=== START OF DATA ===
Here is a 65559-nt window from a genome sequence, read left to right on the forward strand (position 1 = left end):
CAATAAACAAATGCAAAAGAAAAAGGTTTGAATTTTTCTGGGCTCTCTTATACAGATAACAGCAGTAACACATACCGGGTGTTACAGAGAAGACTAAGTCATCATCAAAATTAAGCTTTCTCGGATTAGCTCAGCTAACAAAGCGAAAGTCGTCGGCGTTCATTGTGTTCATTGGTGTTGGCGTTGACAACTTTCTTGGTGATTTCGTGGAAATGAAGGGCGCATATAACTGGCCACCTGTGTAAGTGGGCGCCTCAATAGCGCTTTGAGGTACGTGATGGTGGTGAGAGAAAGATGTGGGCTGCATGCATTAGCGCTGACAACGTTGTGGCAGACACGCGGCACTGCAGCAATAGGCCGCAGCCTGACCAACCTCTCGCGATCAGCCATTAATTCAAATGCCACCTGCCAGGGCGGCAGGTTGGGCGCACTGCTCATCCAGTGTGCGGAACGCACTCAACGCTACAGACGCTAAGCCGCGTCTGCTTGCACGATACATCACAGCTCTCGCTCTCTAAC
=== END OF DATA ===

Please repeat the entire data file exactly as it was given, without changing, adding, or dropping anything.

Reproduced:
Here is a 65559-nt window from a genome sequence, read left to right on the forward strand (position 1 = left end):
CAATAAACAAATGCAAAAGAAAAAGGTTTGAATTTTTCTGGGCTCTCTTATACAGATAACAGCAGTAACACATACCGGGTGTTACAGAGAAGACTAAGTCATCATCAAAATTAAGCTTTCTCGGATTAGCTCAGCTAACAAAGCGAAAGTCGTCGGCGTTCATTGTGTTCATTGGTGTTGGCGTTGACAACTTTCTTGGTGATTTCGTGGAAATGAAGGGCGCATATAACTGGCCACCTGTGTAAGTGGGCGCCTCAATAGCGCTTTGAGGTACGTGATGGTGGTGAGAGAAAGATGTGGGCTGCATGCATTAGCGCTGACAACGTTGTGGCAGACACGCGGCACTGCAGCAATAGGCCGCAGCCTGACCAACCTCTCGCGATCAGCCATTAATTCAAATGCCACCTGCCAGGGCGGCAGGTTGGGCGCACTGCTCATCCAGTGTGCGGAACGCACTCAACGCTACAGACGCTAAGCCGCGTCTGCTTGCACGATACATCACAGCTCTCGCTCTCTAAC